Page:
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Indiana U’s Plan to Add Name of Black Basketball Star to Building Named for a Segregationist is Opposed




The widow of the Big Ten’s first Black basketball player says no one from Indiana University ever asked her about possibly adding his name to a campus gymnasium named for a trustee who advocated segregation in the 1940s.


University officials have backed off the plan approved by the Board of Trustees last week to add Bill Garrett’s name to the Ora L. Wildermuth Intramural Center.


“It’s not going to happen,” Betty Garrett, who was married to Garrett for 22 years when he died in 1974, told The Herald-Times.


Garrett was the Indiana Mr. Basketball at Shelbyville High School in 1947 before he played at Indiana during 1948-51.


Betty Garrett said she was not consulted about putting her husband’s name on the gymnasium along with that of Wildermuth, who was the IU board president in 1945 when he wrote a letter to then-school President Herman B.Wells saying he opposed integration of the school. Wildermuth died in 1964 and the letter came to public attention in a 2006 book about Garrett.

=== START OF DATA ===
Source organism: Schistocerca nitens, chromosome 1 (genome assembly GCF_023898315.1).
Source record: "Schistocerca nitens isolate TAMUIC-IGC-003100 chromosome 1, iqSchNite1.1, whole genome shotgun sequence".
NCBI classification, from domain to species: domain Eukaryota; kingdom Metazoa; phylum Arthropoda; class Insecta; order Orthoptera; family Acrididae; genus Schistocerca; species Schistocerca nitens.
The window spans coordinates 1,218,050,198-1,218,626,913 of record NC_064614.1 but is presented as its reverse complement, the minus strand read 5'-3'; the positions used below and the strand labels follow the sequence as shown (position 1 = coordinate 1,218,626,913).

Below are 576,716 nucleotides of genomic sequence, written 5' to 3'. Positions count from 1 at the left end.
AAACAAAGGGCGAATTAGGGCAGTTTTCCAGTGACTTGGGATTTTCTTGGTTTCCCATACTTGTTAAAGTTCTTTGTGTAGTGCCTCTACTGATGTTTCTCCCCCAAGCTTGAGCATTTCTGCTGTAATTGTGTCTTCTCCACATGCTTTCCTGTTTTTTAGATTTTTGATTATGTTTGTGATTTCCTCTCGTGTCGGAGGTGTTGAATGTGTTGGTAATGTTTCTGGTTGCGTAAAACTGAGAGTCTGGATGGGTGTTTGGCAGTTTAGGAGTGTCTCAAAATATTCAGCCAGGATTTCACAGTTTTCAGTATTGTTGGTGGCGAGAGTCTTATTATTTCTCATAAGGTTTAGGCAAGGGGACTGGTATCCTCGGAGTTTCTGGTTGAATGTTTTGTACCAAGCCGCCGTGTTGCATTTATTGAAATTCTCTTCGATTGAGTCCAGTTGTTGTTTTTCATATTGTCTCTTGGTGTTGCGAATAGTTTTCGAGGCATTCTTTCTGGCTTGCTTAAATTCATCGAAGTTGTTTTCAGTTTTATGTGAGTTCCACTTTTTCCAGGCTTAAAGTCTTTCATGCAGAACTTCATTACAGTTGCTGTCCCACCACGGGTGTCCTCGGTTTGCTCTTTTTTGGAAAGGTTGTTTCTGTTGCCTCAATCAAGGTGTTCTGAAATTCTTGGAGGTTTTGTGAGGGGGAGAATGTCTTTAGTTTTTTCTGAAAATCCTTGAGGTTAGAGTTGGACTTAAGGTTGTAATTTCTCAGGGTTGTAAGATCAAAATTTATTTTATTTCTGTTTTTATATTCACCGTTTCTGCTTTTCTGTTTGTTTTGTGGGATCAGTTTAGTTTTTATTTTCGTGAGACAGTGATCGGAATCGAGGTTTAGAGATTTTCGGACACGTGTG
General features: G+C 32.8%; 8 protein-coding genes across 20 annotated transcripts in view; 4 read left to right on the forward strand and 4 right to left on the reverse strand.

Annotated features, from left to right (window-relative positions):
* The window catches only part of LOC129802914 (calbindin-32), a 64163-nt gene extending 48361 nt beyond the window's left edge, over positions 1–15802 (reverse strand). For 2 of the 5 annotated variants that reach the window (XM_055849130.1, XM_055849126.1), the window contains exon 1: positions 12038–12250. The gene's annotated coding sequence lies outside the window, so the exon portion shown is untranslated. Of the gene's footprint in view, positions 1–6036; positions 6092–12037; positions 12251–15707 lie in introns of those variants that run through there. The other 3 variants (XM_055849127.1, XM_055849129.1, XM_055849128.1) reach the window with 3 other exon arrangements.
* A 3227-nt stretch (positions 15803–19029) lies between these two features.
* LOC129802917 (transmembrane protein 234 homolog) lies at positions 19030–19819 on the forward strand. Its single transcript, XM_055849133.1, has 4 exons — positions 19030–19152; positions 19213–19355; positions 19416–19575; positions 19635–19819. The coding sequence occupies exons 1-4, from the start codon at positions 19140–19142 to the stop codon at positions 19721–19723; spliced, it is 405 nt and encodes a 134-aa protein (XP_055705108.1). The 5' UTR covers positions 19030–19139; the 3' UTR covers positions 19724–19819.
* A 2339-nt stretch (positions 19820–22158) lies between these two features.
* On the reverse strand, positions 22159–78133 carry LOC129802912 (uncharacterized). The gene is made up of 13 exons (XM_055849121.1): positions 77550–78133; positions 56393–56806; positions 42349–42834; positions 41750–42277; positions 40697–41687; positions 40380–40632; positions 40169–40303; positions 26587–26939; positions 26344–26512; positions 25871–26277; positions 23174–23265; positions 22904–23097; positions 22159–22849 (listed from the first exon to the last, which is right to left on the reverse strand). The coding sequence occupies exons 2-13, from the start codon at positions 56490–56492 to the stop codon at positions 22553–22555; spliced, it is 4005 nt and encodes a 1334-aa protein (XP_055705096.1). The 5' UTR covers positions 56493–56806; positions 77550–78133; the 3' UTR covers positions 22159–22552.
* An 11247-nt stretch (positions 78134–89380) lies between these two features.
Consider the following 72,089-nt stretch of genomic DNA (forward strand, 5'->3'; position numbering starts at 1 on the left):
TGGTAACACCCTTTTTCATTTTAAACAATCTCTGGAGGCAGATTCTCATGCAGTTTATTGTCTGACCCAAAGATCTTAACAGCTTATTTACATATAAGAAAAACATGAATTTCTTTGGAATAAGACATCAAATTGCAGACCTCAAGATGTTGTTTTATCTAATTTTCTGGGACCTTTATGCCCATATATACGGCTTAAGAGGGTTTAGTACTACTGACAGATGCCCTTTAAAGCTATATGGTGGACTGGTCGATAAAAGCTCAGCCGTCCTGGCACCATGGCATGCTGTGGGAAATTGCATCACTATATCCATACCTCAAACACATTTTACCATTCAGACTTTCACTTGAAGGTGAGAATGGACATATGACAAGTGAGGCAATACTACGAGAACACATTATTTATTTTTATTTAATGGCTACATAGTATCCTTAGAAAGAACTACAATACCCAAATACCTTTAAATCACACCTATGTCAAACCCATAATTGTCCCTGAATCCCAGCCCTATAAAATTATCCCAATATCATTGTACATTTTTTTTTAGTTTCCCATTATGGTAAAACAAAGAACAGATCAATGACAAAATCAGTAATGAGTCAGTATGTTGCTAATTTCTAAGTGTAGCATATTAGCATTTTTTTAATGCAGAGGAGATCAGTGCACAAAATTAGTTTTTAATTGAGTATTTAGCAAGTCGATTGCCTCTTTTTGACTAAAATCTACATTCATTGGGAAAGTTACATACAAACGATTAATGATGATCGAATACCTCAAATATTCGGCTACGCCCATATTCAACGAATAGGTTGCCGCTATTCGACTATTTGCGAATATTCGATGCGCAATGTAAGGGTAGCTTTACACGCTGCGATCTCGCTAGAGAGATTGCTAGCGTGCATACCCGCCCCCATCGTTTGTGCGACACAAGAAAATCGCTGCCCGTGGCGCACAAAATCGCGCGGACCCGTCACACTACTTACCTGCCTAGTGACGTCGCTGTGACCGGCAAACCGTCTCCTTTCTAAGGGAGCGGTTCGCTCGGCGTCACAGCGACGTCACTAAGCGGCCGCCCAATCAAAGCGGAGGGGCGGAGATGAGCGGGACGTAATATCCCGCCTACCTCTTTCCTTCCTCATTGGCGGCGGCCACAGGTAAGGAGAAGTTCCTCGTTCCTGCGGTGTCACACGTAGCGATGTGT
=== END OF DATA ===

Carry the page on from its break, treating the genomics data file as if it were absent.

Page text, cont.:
Betty Garrett spoke about the couple’s children and their successes — one is an attorney, another a minister — in discussing her stance.


“That’s Bill Garrett’s legacy. Not a building with a plaque, opposite from a segregationist,” she said. “He’s bigger than a building. He will not be disgraced by having his name by Wildermuth.”


Terry Clapacs, an IU vice president who led the committee that proposed the new gym name, said Tuesday that he had been in contact with a nephew of William Garrett about the proposal.


He said he did not know how the matter would be resolved, although it would likely go before the Board of Trustees again.


“We had the blessing of the Garrett family. We’ve been informed we don’t now,” Clapacs said. “It was our intention all along to honor the Garrett family. If the family doesn’t accept it that way, then we will of course respect the family’s wishes.”


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